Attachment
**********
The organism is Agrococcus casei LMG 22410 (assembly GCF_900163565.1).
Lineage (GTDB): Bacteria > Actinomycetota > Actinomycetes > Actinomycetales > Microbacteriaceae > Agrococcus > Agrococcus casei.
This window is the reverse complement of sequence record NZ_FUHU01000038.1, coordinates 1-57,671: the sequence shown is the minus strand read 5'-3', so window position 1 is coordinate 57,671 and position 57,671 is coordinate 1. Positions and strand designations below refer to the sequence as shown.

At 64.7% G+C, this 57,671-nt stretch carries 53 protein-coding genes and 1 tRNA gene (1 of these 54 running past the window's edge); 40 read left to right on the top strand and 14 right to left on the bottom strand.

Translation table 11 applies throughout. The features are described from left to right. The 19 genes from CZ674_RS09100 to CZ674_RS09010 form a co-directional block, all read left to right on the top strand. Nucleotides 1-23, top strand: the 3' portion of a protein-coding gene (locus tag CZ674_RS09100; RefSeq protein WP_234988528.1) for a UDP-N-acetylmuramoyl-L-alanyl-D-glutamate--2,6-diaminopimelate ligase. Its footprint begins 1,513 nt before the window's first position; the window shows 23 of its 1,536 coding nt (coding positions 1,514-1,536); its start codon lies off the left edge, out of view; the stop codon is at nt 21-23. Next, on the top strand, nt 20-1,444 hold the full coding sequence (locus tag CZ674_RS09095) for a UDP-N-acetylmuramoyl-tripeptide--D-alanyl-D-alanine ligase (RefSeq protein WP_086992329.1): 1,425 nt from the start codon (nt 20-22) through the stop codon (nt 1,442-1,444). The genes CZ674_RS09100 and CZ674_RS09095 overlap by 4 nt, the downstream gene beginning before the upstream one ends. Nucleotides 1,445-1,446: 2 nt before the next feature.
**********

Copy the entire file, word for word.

The organism is Agrococcus casei LMG 22410 (assembly GCF_900163565.1).
Lineage (GTDB): Bacteria > Actinomycetota > Actinomycetes > Actinomycetales > Microbacteriaceae > Agrococcus > Agrococcus casei.
This window is the reverse complement of sequence record NZ_FUHU01000038.1, coordinates 1-57,671: the sequence shown is the minus strand read 5'-3', so window position 1 is coordinate 57,671 and position 57,671 is coordinate 1. Positions and strand designations below refer to the sequence as shown.

At 64.7% G+C, this 57,671-nt stretch carries 53 protein-coding genes and 1 tRNA gene (1 of these 54 running past the window's edge); 40 read left to right on the top strand and 14 right to left on the bottom strand.

Translation table 11 applies throughout. The features are described from left to right. The 19 genes from CZ674_RS09100 to CZ674_RS09010 form a co-directional block, all read left to right on the top strand. Nucleotides 1-23, top strand: the 3' portion of a protein-coding gene (locus tag CZ674_RS09100; RefSeq protein WP_234988528.1) for a UDP-N-acetylmuramoyl-L-alanyl-D-glutamate--2,6-diaminopimelate ligase. Its footprint begins 1,513 nt before the window's first position; the window shows 23 of its 1,536 coding nt (coding positions 1,514-1,536); its start codon lies off the left edge, out of view; the stop codon is at nt 21-23. Next, on the top strand, nt 20-1,444 hold the full coding sequence (locus tag CZ674_RS09095) for a UDP-N-acetylmuramoyl-tripeptide--D-alanyl-D-alanine ligase (RefSeq protein WP_086992329.1): 1,425 nt from the start codon (nt 20-22) through the stop codon (nt 1,442-1,444). The genes CZ674_RS09100 and CZ674_RS09095 overlap by 4 nt, the downstream gene beginning before the upstream one ends. Nucleotides 1,445-1,446: 2 nt before the next feature.